CHICAGO — The Cook County sheriff has called for abolishing Illinois' cash-bond system, saying it's unfair to low-level defendants who can't afford to pay and puts society in danger when defendants with violent backgrounds are freed until trial when posting bail.
Sheriff Tom Dart's statement Tuesday comes days before the County Board has scheduled a hearing to overhaul how the county sets bonds.
Dart spoke inside Division 11, a maximum secured unit of the jail and wants the legislature and Gov Rauner to get on board with his plan, a requirement to change the current state statute.
Dart cited 185 current inmates of 8,133 being housed, all of whom are charged with non-violent crime such as retail theft or criminal trespass as examples. Those inmates have sat incarcerated for months, sometimes more than a year, because they could not post as little as $1000 bond while simultaneously costing taxpayers at least $150.00 a day.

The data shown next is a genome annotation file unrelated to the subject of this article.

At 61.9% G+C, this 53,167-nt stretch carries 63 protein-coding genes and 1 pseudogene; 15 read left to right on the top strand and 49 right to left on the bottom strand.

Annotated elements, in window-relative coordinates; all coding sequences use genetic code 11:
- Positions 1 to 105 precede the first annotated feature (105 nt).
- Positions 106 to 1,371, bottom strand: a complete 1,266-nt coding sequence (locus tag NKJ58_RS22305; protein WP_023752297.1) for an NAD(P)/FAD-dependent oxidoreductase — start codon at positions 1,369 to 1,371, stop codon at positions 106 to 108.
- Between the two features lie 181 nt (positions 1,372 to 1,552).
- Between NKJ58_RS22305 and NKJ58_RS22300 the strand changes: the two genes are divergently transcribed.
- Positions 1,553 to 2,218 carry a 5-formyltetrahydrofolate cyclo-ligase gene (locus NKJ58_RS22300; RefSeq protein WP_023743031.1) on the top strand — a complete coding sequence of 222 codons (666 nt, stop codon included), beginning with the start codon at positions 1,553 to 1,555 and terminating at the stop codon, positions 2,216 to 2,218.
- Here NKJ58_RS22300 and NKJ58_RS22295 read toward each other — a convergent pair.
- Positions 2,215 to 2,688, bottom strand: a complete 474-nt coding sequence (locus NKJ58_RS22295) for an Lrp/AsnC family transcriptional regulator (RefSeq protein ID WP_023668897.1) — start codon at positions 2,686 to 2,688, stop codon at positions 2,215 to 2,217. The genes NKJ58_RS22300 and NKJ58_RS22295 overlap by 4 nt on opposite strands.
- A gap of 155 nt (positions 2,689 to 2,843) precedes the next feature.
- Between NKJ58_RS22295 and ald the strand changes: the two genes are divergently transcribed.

Conversely, Dart cited Pierre Stokes, the father of 9-year-old Tyshawn Lee, who was gunned down in an alley last year in retaliation as part of ongoing gang war. Stokes was charged in June of 2014 with aggravated assault and unlawful use of a weapon while on parole.
“He had a $90,000 bond set. He came up with the $9,000,” Dart said. “Then on March 8th of 2016 police say he shot three people at 79th and Ashland. He is now in jail attempted murder charges.”
Under current state law, cash bail is to ensure defendants show up for court and don't pose a danger to the community.
Dart's policy director, Cara Smith, says the sheriff's office is drafting legislation that would allow judges to assess whether a defendant should be in custody or released under conditions including electronic monitoring. She says Illinois would need to invest in more court services to help judges make decisions and improve monitoring of those freed pending trial.